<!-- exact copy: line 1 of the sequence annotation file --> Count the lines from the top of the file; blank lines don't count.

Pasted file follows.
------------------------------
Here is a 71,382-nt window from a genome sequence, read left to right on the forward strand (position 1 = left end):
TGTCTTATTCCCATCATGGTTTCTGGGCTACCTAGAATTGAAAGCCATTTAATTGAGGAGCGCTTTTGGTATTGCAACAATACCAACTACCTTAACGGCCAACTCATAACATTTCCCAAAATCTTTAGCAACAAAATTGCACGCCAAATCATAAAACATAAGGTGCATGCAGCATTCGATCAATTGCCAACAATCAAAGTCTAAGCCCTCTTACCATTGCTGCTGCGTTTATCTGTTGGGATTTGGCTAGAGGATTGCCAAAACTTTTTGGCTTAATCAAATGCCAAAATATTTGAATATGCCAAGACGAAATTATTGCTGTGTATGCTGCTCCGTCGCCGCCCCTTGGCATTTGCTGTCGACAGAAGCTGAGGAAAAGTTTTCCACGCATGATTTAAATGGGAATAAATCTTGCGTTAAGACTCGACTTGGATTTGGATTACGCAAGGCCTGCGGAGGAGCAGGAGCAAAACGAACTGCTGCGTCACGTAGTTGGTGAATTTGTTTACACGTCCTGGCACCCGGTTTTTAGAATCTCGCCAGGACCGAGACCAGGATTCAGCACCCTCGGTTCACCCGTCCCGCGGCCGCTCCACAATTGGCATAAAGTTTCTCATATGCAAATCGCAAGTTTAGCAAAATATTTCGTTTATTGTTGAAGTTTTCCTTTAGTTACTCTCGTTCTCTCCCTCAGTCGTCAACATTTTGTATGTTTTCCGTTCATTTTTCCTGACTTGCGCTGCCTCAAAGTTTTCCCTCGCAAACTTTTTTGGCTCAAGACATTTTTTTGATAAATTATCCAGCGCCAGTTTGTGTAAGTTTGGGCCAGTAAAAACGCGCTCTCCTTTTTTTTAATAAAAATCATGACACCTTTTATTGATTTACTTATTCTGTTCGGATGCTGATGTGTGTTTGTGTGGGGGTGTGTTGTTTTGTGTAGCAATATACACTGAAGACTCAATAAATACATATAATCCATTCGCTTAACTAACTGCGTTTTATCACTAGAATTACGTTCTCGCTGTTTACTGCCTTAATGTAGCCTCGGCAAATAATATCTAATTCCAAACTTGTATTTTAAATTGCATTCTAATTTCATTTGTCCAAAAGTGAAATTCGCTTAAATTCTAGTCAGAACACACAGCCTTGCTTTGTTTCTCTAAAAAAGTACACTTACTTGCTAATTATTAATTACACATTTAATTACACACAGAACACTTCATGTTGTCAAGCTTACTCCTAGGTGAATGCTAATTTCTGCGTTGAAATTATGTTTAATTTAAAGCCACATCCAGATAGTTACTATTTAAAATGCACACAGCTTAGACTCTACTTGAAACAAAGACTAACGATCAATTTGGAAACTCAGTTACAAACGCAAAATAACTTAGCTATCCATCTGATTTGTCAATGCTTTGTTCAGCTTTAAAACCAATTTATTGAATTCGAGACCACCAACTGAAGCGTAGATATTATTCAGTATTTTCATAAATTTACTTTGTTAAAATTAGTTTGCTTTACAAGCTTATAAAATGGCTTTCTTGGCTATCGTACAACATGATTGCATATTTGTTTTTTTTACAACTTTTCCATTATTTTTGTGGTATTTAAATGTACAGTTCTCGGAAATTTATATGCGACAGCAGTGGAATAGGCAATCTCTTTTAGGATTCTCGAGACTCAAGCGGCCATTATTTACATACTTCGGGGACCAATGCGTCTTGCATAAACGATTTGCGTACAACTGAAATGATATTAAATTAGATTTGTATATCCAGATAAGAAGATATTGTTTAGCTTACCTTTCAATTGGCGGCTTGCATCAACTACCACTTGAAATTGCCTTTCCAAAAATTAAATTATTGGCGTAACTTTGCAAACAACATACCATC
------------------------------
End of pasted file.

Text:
Here is a 71,382-nt window from a genome sequence, read left to right on the forward strand (position 1 = left end):